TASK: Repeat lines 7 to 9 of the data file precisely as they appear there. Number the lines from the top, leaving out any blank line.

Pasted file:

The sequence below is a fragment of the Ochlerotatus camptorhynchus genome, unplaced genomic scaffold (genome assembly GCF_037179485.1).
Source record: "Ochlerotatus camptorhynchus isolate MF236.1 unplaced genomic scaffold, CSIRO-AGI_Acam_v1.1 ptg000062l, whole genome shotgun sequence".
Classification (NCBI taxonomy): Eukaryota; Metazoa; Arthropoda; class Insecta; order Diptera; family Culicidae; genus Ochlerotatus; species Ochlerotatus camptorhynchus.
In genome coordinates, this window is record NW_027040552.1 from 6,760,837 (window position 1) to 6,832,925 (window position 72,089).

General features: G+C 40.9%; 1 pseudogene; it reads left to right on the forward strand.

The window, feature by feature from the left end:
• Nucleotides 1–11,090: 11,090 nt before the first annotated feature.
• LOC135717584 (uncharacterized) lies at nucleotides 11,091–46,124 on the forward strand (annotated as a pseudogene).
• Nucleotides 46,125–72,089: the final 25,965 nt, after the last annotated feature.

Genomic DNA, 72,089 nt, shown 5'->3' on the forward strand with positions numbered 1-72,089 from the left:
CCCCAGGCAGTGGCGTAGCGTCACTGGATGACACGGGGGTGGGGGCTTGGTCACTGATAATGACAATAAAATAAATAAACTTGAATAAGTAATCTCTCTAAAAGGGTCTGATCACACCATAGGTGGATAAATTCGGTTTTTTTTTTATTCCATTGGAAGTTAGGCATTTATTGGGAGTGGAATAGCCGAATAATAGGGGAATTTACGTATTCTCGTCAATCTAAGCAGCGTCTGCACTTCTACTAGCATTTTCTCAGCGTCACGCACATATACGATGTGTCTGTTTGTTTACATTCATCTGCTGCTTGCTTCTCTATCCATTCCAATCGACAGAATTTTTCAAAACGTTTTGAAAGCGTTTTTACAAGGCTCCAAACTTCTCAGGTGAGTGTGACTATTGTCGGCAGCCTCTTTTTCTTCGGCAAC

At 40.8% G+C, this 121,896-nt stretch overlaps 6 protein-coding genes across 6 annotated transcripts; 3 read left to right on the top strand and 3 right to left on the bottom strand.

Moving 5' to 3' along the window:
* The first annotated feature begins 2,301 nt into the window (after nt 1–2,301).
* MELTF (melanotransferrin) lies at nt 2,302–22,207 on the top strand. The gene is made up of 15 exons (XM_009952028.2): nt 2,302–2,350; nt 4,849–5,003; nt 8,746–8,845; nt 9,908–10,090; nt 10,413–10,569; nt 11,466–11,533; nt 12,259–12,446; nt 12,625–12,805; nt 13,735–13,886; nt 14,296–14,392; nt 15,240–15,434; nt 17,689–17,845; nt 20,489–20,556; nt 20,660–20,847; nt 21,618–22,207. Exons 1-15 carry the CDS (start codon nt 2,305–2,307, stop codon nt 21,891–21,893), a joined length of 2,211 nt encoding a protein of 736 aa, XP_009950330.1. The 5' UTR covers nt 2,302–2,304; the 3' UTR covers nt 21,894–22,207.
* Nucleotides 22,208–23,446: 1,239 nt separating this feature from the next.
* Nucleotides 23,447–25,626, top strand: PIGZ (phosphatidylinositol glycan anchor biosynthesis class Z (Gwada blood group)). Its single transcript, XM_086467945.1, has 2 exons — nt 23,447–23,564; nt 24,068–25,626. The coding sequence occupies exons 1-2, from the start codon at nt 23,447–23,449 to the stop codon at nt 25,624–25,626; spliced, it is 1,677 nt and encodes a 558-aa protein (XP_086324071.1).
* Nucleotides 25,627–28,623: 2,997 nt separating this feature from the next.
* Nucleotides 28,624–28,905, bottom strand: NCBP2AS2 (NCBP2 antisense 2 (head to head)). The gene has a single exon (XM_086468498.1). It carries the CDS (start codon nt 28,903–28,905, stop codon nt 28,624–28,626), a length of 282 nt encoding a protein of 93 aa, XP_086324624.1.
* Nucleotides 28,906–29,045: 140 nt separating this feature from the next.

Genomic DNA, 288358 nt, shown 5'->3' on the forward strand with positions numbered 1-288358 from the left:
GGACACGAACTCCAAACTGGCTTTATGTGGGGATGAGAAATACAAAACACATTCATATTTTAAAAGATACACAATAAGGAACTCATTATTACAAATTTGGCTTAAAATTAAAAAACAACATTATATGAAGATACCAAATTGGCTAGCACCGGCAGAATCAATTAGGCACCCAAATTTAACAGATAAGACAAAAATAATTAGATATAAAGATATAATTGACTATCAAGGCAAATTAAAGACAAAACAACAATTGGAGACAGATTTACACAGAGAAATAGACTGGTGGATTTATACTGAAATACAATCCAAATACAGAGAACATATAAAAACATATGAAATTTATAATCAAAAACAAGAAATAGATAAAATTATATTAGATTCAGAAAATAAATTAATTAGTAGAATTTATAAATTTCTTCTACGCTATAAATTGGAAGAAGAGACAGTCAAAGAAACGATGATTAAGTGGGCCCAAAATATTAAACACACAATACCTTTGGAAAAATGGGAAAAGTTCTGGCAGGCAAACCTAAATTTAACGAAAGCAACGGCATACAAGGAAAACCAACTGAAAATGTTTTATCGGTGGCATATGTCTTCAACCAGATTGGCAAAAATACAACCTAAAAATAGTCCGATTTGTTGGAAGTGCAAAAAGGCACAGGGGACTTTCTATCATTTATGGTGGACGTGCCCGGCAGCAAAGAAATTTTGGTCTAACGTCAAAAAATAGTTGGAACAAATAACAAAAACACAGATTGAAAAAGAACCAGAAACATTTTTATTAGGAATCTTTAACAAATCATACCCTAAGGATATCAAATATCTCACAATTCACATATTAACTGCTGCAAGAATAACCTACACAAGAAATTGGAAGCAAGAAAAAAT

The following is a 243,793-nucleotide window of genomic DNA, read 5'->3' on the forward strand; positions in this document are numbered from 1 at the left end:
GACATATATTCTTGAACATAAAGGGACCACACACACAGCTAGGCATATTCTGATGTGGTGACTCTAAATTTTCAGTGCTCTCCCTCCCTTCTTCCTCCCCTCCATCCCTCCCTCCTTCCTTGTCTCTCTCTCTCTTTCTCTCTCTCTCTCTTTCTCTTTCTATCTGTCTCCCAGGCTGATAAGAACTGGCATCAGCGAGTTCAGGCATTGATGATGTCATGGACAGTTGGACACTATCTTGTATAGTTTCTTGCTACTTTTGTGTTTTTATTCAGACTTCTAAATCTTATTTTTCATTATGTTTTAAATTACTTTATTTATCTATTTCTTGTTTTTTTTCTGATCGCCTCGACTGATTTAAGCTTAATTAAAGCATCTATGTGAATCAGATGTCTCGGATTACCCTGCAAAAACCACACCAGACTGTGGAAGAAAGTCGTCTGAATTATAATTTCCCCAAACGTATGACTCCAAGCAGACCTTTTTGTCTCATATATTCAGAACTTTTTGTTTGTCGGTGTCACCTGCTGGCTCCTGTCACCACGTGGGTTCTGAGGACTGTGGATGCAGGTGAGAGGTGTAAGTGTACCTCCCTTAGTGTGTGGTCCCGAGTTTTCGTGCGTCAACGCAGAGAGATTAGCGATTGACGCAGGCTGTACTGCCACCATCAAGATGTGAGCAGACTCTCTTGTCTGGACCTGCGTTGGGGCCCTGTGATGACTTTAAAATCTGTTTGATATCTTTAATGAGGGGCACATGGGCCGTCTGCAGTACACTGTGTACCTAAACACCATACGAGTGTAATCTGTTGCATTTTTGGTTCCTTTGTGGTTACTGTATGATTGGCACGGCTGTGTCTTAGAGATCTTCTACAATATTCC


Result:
• Nucleotides 1–11,090: 11,090 nt before the first annotated feature.
• LOC135717584 (uncharacterized) lies at nucleotides 11,091–46,124 on the forward strand (annotated as a pseudogene).
• Nucleotides 46,125–72,089: the final 25,965 nt, after the last annotated feature.